Resource basins in the Arctic Circle region (click to enlarge)
Source: U.S. Geological Survey.
The Arctic holds an estimated 13% (90 billion barrels) of the world's undiscovered conventional oil resources and 30% of its undiscovered conventional natural gas resources, according to an assessment conducted by the U.S. Geological Survey (USGS). Consideration of these resources as commercially viable is relatively recent despite the size of the Arctic's resources due to the difficulty and cost in developing Arctic oil and natural gas deposits.
Studies on the economics of onshore oil and natural gas projects in Arctic Alaska estimate costs to develop reserves in the region can be 50-100% more than similar projects undertaken in Texas.
Profitable development of Arctic oil and natural gas deposits could be challenging due to the following factors:
- Equipment needs to be specially designed to withstand the frigid temperatures.
- On Arctic lands, poor soil conditions can require additional site preparation to prevent equipment and structures from sinking.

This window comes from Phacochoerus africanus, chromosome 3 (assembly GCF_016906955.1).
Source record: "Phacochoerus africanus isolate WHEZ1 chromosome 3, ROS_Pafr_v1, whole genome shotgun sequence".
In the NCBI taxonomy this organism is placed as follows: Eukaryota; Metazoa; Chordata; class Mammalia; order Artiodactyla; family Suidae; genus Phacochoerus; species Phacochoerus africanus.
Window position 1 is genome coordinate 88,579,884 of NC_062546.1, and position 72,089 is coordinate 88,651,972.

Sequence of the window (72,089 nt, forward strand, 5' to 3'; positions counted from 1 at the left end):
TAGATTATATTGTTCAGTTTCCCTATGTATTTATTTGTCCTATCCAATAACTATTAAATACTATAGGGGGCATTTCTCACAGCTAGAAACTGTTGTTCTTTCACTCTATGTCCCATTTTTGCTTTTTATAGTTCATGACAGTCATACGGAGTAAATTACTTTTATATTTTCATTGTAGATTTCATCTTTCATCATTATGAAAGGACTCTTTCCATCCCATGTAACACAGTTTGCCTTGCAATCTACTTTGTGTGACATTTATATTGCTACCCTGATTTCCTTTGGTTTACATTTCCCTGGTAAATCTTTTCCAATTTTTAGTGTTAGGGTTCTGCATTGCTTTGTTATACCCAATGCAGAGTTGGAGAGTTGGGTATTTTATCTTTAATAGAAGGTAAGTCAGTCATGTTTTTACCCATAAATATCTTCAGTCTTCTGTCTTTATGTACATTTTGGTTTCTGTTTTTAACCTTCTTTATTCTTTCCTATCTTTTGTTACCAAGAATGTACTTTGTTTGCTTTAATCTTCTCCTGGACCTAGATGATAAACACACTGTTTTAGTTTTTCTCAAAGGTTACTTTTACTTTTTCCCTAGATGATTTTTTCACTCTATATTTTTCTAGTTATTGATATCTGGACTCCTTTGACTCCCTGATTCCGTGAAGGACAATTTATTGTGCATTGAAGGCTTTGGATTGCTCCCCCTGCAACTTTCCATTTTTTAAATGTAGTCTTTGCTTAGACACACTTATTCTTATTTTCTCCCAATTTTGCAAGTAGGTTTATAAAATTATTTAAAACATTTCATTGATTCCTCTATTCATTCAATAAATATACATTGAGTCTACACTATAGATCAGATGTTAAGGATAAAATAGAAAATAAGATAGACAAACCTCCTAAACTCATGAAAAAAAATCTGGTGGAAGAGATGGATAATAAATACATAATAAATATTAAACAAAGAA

- Long supply lines and limited transportation access from the world's manufacturing centers require equipment redundancy and a larger inventory of spare parts to ensure reliability, while increasing transportation costs.
- Employees expect higher wages and salaries to work in the isolated and inhospitable Arctic.
- Natural gas hydrates can pose operational problems for drilling wells in both onshore and offshore Arctic areas.
Overlapping and disputed claims of economic sovereignty between neighboring jurisdictions also could be an obstacle to developing Arctic resources. The area north of the Arctic Circle is apportioned among eight countries—Canada, Denmark (Greenland), Finland, Iceland, Norway, Russia, Sweden, and the United States. Under current international practice, countries have exclusive rights to seabed resources up to 200 miles beyond their coast, an area called an Exclusive Economic Zone (EEZ). Beyond the EEZ, assessments of "natural prolongation" of the continental shelf may influence countries' seabed boundaries.
Along with economic and political challenges, environmental stewardship and regulatory permitting may also affect timelines for exploration and production of Arctic resources. Environmental issues include the preservation of animal and plant species unique to the Arctic, particularly tundra vegetation, caribou, polar bears, seals, whales, and other sea life. The adequacy of existing technology to manage offshore oil spills in an arctic environment is another unique challenge. Spills among ice floes can be much more difficult to contain and clean up than spills in open waters.
See further information on the Arctic's energy resources and the challenges associated with their development in the December 21, 2011 edition of This Week In Petroleum.
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